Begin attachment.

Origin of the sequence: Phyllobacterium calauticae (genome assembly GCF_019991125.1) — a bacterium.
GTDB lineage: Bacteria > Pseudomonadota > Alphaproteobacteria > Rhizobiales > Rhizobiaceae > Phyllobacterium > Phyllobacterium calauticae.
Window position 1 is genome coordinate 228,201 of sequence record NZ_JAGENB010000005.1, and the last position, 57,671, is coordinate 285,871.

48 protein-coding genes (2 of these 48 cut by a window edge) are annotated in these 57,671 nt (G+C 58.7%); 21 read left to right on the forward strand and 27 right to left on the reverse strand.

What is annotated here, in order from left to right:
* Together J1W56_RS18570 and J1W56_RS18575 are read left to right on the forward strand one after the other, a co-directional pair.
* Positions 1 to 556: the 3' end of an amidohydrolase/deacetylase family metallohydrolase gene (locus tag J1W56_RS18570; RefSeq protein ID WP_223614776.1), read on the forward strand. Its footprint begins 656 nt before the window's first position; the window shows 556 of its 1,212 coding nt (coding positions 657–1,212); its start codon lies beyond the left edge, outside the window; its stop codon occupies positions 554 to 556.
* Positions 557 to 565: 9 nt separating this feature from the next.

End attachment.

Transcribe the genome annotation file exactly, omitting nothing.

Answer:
Origin of the sequence: Phyllobacterium calauticae (genome assembly GCF_019991125.1) — a bacterium.
GTDB lineage: Bacteria > Pseudomonadota > Alphaproteobacteria > Rhizobiales > Rhizobiaceae > Phyllobacterium > Phyllobacterium calauticae.
Window position 1 is genome coordinate 228,201 of sequence record NZ_JAGENB010000005.1, and the last position, 57,671, is coordinate 285,871.

48 protein-coding genes (2 of these 48 cut by a window edge) are annotated in these 57,671 nt (G+C 58.7%); 21 read left to right on the forward strand and 27 right to left on the reverse strand.

What is annotated here, in order from left to right:
* Together J1W56_RS18570 and J1W56_RS18575 are read left to right on the forward strand one after the other, a co-directional pair.
* Positions 1 to 556: the 3' end of an amidohydrolase/deacetylase family metallohydrolase gene (locus tag J1W56_RS18570; RefSeq protein ID WP_223614776.1), read on the forward strand. Its footprint begins 656 nt before the window's first position; the window shows 556 of its 1,212 coding nt (coding positions 657–1,212); its start codon lies beyond the left edge, outside the window; its stop codon occupies positions 554 to 556.
* Positions 557 to 565: 9 nt separating this feature from the next.